Ontario government urges workplaces to prevent heat stress

The provincial government is issuing tips to encourage em­ployers and workers to learn how to protect themselves from heat stress.


The warning came just as the province was going through a lengthy heat wave.

Heat alerts were issued across much of the province. The harm caused by too much heat can become significant in many workplaces. Workers and their employers must take steps to protect themselves from the effects of this hazard.

When heat is combined with other factors such as hard physical work, fluid loss, fatigue, or some medical condi­tions, it can lead to illness, disability, and even death. Heat stress can affect anyone, in­cluding the young and fit, and can be a concern in many workplaces.

Symptoms of heat stress can include excessive sweating, head­ache, rashes, cramping, dizzi­ness, and fainting.

Some of the ways workers can protect themselves from heat stress include:

– drink lots of fluids to replace perspiration. Try drink­ing a cup of water about every 20 minutes;

– avoid working in direct sunlight (to reduce heat gain and risk of sunburn);

– reduce the pace of work;

– increase the number of breaks and taking breaks in cool or shaded areas;

– wear light-coloured or light-weight clothing; and

– reduce the physical de­mands of work by using aides such as hoists.

Workers most at risk for heat stress include those in hot environments, such as smelters, furnaces, bakeries, and out of doors during the summer.

Prolonged exposure to heat stress can lead to heat stroke, a life-threatening condition.

The victims of heat stroke are often unable to notice the symptoms, and their survival may depend on co-workers’ ability to identify symptoms, and to seek immediate medical assistance.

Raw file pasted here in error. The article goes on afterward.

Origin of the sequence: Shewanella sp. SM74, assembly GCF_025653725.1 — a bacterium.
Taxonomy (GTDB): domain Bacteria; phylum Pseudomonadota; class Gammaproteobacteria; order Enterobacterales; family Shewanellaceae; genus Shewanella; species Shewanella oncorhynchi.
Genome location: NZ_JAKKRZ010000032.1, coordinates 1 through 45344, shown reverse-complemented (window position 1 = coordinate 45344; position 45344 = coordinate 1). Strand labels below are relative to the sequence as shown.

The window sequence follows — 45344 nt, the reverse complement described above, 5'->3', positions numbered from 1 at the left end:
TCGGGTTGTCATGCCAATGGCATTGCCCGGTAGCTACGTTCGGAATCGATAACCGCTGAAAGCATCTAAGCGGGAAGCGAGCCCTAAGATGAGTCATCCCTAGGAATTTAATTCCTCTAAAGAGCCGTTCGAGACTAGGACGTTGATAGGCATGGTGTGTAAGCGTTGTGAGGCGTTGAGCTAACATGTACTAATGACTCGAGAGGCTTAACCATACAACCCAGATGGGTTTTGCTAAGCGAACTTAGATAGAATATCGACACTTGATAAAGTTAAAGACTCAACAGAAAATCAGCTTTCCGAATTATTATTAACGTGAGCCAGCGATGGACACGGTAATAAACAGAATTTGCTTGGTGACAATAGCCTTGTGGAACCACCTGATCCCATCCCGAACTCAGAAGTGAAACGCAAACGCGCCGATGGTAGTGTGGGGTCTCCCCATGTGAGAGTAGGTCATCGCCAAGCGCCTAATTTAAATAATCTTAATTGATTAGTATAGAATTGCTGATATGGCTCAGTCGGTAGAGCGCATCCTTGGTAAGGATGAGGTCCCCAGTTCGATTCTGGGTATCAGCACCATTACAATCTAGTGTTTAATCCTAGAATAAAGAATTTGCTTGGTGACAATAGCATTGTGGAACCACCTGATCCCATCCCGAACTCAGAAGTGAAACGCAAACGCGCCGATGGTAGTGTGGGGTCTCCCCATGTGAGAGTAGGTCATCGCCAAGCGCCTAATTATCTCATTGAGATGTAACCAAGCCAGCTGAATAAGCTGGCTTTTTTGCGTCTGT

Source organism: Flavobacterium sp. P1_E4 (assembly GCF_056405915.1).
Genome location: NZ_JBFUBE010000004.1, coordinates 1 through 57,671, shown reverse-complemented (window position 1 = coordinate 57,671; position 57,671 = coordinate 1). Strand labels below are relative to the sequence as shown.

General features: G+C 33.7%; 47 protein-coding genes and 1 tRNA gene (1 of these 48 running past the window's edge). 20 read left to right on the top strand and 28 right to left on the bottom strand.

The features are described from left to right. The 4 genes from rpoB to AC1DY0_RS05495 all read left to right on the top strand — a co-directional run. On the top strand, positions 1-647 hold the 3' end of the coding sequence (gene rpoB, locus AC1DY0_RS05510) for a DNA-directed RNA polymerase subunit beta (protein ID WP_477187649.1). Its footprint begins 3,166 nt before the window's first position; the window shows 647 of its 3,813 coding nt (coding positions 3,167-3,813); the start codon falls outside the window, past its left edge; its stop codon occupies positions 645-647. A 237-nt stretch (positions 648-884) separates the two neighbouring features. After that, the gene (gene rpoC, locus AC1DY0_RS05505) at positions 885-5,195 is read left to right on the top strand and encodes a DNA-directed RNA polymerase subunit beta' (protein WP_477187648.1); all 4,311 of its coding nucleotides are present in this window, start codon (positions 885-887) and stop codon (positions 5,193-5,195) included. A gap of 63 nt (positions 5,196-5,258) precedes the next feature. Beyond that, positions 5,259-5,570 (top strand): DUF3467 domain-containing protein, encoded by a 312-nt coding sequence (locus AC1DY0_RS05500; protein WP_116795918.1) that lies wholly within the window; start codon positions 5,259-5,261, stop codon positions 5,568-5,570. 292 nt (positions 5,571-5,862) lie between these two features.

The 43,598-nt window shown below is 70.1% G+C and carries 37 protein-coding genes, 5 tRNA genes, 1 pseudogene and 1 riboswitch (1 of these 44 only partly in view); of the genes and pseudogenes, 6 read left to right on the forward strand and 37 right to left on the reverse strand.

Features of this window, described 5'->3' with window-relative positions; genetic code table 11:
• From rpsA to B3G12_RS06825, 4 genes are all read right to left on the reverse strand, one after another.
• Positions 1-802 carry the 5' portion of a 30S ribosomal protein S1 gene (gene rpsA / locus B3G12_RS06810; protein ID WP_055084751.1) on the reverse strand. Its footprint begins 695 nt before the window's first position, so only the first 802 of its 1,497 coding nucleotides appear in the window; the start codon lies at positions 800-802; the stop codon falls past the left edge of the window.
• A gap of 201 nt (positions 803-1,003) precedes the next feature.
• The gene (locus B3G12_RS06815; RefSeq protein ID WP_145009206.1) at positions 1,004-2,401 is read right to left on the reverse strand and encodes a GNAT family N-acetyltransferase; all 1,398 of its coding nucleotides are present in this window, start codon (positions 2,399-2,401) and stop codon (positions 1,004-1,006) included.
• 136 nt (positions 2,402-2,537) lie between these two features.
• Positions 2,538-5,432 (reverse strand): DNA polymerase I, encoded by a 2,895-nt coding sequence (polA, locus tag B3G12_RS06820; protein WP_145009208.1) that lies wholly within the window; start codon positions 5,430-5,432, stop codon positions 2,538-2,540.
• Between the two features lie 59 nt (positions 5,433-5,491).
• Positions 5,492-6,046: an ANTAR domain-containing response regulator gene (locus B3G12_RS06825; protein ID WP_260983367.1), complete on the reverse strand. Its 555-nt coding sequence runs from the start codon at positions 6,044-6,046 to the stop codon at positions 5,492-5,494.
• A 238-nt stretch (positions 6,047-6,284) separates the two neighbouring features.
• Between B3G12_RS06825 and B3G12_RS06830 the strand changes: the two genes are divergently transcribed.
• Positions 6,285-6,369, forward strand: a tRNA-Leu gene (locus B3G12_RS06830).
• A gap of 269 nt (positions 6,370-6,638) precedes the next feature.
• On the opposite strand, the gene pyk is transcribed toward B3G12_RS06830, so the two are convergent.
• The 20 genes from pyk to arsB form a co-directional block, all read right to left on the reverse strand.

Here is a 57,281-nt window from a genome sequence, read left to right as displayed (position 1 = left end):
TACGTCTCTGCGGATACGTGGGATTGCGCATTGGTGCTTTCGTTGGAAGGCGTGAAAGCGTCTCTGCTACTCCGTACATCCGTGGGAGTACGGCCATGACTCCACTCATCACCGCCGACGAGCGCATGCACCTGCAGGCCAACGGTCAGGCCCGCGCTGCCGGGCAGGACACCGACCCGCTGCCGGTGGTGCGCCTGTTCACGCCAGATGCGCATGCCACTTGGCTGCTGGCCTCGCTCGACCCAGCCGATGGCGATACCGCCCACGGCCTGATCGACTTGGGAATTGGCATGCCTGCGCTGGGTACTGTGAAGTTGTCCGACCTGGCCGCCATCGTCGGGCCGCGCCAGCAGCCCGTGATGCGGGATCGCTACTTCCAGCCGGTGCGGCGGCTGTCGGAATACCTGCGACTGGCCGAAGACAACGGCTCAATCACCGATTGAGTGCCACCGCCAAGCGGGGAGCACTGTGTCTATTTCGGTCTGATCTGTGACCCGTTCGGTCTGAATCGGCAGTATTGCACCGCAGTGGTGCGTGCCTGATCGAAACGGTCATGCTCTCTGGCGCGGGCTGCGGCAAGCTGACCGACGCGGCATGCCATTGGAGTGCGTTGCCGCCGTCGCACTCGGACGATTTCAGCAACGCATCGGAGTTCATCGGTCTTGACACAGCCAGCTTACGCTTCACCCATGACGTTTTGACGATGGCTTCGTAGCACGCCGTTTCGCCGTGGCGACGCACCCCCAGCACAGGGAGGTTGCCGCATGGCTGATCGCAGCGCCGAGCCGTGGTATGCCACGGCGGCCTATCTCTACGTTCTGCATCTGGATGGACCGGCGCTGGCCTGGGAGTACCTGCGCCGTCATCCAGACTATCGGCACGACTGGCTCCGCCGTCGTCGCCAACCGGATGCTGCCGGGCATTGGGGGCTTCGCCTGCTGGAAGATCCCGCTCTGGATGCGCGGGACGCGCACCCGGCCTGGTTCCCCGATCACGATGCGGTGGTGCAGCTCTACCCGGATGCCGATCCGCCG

Dr. Arlene King, Ontario’s Chief Medical Officer, has warned that anyone can suffer heat-related illness when their bodies are unable to compensate for the extreme tem­peratures and properly cool. Those who are especially at risk include infants under one year of age, seniors 65 and older, and people with chronic medical conditions.

There are a number of things that people at home can do to prevent heat-related illness, including:

– drink plenty of water or natural fruit juices;

– wear light, loose fitting clothes;

– eat light, cool foods, and not use the oven or other hot appliances;

– stay in air conditioned rooms, either at home, a friend’s place, or public spaces such as malls, libraries, com­mu­nity or specially designated facilities; and

– regularly check on friends, family or neighbours who may be at high risk during a heat wave.

Symptoms of heat stroke include headache, dizziness, confusion or other altered men­tal state, and fainting. Skin may become hot and dry, or there may be sweating due to high body temperature. This is a medical emergency that can prove fatal if not treated

Exposure to excessive heat can also cause cramps (usually in the legs or abdomen) and exhaustion that includes heavy sweating, weakness, dizziness, nausea, vomiting, and fainting.